Because Hamilton [Innovates]

A 2013 Oxford University study concluded that “nearly half of U.S. jobs are at risk of automation within the next 20 years.” Higher education must adapt or risk graduating students ill-prepared to participate in the world they will inherit.” — Hamilton College Strategic Plan 2018

For generations, being a Hamilton graduate has meant being a person who writes and speaks with clarity, understanding, and precision. Speaking well and writing well are evidence of one’s ability to think well. But people communicate in many ways. Bicentennial Initiatives, Hamilton’s last capital campaign, addressed the importance of communicating through art and expression.

Because Hamilton seeks to instill, among our graduates, the skills necessary to communicate and work effectively in a digital world. Just as we teach students to write and speak well, we want our students — no matter their academic concentration — to understand the power and limits of computing processes; the potential uses of data, analytics, and computer modeling; the use of digital media to communicate and collaborate; the privacy, security, and other ethical and societal implications of living in an online world; and the basics of information fluency, including how to find, organize, evaluate, and interpret online information.

Achieving this new academic priority will require investments in additional faculty, technologists, and a new digital learning hub and research incubator that will foster digital discovery and provide support for our faculty and students to create, share, and explore digital learning and research.

Over time, by incorporating the initiatives funded through this campaign, Hamilton students will leave College Hill with four proficiencies fundamental for future success:

  • they will write well
  • they will speak persuasively
  • they will demonstrate quantitative literacy
  • they will exhibit digital fluency

Because Hamilton is the College’s response to an exciting new mode of communication and understanding that ensures students will not only find their future, but are prepared to lead their professions.

Contact Information

Joe Medina

Associate Vice President for Advancement
315-859-4902 jmmedina@hamilton.edu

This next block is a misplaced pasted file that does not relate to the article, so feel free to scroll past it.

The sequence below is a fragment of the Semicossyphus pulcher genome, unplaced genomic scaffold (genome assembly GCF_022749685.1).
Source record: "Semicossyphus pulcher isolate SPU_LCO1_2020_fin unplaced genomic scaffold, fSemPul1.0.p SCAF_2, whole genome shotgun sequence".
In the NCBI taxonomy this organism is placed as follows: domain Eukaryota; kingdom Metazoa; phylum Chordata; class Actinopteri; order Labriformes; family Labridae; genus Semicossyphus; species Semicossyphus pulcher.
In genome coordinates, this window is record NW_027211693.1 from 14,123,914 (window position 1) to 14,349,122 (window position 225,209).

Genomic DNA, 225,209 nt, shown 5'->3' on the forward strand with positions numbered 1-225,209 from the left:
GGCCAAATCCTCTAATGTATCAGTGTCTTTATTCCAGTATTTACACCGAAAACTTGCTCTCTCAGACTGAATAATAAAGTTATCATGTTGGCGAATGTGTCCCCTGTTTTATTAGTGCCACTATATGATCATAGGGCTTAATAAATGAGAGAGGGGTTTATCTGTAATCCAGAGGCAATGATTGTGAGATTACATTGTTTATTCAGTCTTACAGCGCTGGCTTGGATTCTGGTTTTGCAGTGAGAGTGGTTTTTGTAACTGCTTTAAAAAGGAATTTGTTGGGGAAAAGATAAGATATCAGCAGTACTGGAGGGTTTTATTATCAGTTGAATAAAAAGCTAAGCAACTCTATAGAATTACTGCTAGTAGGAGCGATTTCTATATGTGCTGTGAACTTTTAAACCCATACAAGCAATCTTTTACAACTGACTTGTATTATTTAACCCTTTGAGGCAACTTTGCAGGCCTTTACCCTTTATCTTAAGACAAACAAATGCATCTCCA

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My focus in broad terms, what I’ve always wanted to do, is to democratize technology both in its innovation and use.

Bernardine Dias ’98
The name of her research group at Carnegie Mellon was TechBridgeWorld, and founder Bernardine Dias ’98 ran it for more than a decade. Its mission was her mission — to collaborate with developing communities to solve problems through innovative, sustainable technology. “My focus in broad terms, what I’ve always wanted to do, is to democratize technology both in its innovation and use,” says Dias, who has a doctorate in robotics from Carnegie Mellon.

A core tenet of the group was to get to know an underserved community by asking its members what problems need to be solved. One of TechBridgeWorld’s brightest successes was the Braille Writing Tutor, an affordable device to help students with few resources to learn braille. Its partner in the venture was the small Mathru School for the Blind in India.

The Braille Writing Tutor provides audio feedback and can be used with a computer or as a standalone device. In 2014, the Center for Braille Innovation gave its Louis Braille Touch of Genius Award to TechBridgeWorld. It was the group’s first project. Even amid its other work, interest in the tutor keep the effort alive and growing.

“We could probably have commercialized it, but I chose not to because everyone who approached us didn’t really want to keep it accessible to the developing world, and I thought it would be disingenuous, given that a lot of the world co-designed this, if you look at it that way. So we kept it open-source,” Dias says.
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Touch of Genius Award

The Braille Writing Tutor provides audio feedback and can be used with a computer or as a standalone device. In 2014, the Center for Braille Innovation gave its Louis Braille Touch of Genius Award to TechBridgeWorld, which was founded by founder Bernardine Dias ’98.

Augmented reality, where you see the physical world and there’s digital information that you can mix with it, can facilitate people’s curiosity and learning, and connect people.

John Werner '92
Ask John Werner ’92 about how we’ll live and work in the future, and he’ll tell you to expect some changes. An innovator and community builder, Werner’s passion for the future and technology has brought him to the cutting edge.

“In the last three waves of computing — desktop, laptop, mobile — we’ve conformed to technology. We’ve figured out how to type or how to swipe. I think in this next wave, technology can meet us where we are,” Werner says. Control won’t be limited to keyboards, but will be through hand gestures, voice commands, and eye tracking. Interactions won’t just be visual, but will include sound, touch, even smell.

And we won’t be bound by screens, staring at handheld devices inadvertently cutting us off from the world — we’ll be accessing digital content with augmented reality (AR).

Werner is vice president of strategic partnerships at Meta, an AR startup he’s helping to shape into a leader at building partnerships, recruiting talent and investors, and thinking innovatively about the unknowns of a new product in a new space. Werner did similar work with the MIT Media Lab as head of innovation and new ventures for its Camera Culture Group, which creates technologies to augment vision.
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Digital Leadership

Digital technology and modes of thinking are changing the world and Hamilton prepares its graduates to work effectively in this new environment